The contributions of the three sample components to the original estimates of employed, unemployed and not in the labour force are in the Contribution from sample components to estimates spreadsheet.

Estimates for the incoming and outgoing rotation groups

Incoming and outgoing rotation groups
January outgoing rotation groupFebruary incoming rotation groupFebruary outgoing rotation groupFebruary estimate (Original)
Employment to population ratio60.3%63.1%60.7%62.5%
Full-time employment to population ratio41.9%43.8%42.3%43.0%
Unemployment rate7.0%6.2%6.0%6.3%
Participation rate64.9%67.3%64.6%66.7%

States and territories

In addition to analysis across the entire sample, the ABS also undertakes similar analysis for the responding sample in each state and territory each month, and highlights where there is a notable change for users to be aware of. For example, in November 2020, the incoming rotation group in Queensland had a higher unemployment rate than the group it replaced, and had a higher unemployment rate than the average over the matched sample. As with any notable month-to-month movement of this nature in state and territory estimates, the ABS recommends exercising a degree of caution in interpreting short-term changes.

As for its reporting for the entire sample, where the ABS has not highlighted a notable incoming rotation group effect, any larger changes should therefore be considered to reflect a broader change across the sample.

Managing COVID-19 impacts on the incoming rotation groups

In response to COVID-19 and the suspension of face-to-face interviewing, the ABS has boosted the size of sample for the incoming rotation groups from June to December 2020 to ensure response level were around the same as pre-COVID-19 rotation groups. This has ensured a comparable level of fully responding households to the pre-COVID period.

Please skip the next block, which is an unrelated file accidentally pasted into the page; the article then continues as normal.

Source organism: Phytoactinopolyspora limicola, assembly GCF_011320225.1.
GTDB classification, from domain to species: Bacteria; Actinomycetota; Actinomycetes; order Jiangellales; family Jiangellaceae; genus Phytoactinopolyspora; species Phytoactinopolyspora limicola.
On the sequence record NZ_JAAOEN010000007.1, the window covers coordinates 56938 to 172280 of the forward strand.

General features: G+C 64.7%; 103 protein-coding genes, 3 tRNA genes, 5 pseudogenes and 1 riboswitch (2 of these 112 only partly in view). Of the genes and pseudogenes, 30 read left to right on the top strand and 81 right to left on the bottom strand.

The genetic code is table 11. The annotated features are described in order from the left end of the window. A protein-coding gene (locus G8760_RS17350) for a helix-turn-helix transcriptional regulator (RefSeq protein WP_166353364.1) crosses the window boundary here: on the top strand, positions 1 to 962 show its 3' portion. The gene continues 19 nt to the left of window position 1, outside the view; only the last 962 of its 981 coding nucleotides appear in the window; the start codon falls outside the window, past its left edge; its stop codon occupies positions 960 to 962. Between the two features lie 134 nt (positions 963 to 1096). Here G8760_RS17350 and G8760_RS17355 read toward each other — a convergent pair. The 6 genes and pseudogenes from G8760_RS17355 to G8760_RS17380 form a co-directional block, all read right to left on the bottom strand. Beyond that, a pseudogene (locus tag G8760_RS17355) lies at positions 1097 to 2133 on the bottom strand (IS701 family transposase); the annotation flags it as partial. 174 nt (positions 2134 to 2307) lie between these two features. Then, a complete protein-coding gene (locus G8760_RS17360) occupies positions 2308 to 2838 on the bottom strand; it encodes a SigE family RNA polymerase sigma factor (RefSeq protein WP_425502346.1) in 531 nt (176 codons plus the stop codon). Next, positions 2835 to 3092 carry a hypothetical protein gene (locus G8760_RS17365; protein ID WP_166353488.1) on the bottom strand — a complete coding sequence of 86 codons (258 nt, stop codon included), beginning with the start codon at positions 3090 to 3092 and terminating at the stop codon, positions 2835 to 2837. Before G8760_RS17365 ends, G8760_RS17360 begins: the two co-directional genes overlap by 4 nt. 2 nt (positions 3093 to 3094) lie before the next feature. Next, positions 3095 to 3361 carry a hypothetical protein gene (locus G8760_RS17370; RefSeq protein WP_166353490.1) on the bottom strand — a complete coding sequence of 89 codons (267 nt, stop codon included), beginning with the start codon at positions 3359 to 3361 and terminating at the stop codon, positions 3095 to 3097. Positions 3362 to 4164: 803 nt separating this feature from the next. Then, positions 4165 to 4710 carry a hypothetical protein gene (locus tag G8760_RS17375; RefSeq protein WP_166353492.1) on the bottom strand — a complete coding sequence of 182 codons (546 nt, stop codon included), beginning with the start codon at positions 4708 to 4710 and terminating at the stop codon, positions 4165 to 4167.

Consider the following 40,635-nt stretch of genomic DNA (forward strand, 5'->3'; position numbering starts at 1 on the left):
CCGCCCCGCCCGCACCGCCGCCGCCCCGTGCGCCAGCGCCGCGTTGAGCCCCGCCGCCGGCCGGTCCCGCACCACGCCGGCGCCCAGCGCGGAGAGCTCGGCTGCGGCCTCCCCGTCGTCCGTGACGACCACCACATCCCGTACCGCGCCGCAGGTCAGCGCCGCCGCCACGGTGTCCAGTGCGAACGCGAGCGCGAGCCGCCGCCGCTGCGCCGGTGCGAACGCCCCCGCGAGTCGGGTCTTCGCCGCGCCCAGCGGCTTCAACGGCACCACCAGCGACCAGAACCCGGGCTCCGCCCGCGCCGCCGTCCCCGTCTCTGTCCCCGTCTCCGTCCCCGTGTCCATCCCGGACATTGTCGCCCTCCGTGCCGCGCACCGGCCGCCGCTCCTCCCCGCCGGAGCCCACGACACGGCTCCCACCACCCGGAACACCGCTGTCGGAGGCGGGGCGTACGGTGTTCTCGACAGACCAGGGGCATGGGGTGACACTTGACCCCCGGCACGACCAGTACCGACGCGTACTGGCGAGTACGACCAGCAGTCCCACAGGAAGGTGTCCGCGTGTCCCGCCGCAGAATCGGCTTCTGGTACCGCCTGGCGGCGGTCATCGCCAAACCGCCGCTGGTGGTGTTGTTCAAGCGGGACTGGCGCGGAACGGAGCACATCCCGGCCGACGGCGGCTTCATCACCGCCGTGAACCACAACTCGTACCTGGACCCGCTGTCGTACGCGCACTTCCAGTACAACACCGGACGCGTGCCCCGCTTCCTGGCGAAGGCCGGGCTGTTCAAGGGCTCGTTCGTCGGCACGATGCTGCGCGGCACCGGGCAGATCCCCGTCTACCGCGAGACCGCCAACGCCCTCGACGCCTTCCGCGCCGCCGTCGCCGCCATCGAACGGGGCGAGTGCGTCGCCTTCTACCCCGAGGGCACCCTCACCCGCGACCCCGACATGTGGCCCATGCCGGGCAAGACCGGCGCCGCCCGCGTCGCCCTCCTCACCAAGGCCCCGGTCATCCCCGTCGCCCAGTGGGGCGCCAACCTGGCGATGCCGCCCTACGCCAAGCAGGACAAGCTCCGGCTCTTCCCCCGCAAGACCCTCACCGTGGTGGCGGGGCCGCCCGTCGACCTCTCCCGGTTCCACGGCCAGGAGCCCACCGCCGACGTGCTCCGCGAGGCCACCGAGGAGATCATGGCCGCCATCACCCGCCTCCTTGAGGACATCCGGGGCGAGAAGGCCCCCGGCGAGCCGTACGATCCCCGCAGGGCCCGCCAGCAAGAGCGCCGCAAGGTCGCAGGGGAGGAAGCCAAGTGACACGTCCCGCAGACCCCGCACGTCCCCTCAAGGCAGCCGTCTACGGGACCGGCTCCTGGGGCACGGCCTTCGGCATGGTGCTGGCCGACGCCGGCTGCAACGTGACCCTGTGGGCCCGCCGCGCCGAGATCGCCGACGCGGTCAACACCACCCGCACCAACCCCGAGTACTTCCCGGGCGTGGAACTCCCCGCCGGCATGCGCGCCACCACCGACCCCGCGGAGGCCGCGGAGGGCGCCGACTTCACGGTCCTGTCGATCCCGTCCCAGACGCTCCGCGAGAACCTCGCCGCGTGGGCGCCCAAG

Between April and September 2020 additional weighting treatments were used to effectively account for a slightly higher level of non-response. No such treatment was required after September, with the response patterns returning close to the pre-COVID period.

Comparability with seasonally adjusted data

The gross flows and rotation group data are in original terms only, and are included to provide additional information on the month-to-month movements. They have a considerable level of inherent sampling variability, which is specifically adjusted for in the seasonally adjusted series.

While trend data usually provides the best measure of the underlying behaviour of the labour market, in times of large changes in the labour market, seasonally adjusted data provides a better estimate of the most recent months. The ABS has temporarily suspended the trend series until labour market indicators become more stable, see Suspension of trend series and changes to seasonal adjustment during the COVID-19 period.

Contribution from sample components to estimates

Data downloads

Labour Force Survey results are released in three stages.

  1. Spreadsheets of the headline indicators are published in this release
  2. Additional, more detailed spreadsheets and pivot tables are published in Labour Force, Australia, Detailed one week after this first release
  3. Longitudinal labour force microdata are released in the ABS DataLab on a monthly basis, one day after the detailed release (see Microdata: Longitudinal Labour Force, Australia)

See the Survey output section of Labour Force, Australia methodology for more information.

Labour Force status

Data files

Hours worked

Data files

Underemployment and underutilisation

Data files

Flows into and out of employment

GM1 - Labour force status and Gross changes (flows) by Age, Sex, State and Territory, February 1991 onwards

All time series spreadsheets

All time series spreadsheets

Article archive

Previous catalogue number

This release previously used catalogue number 6202.0.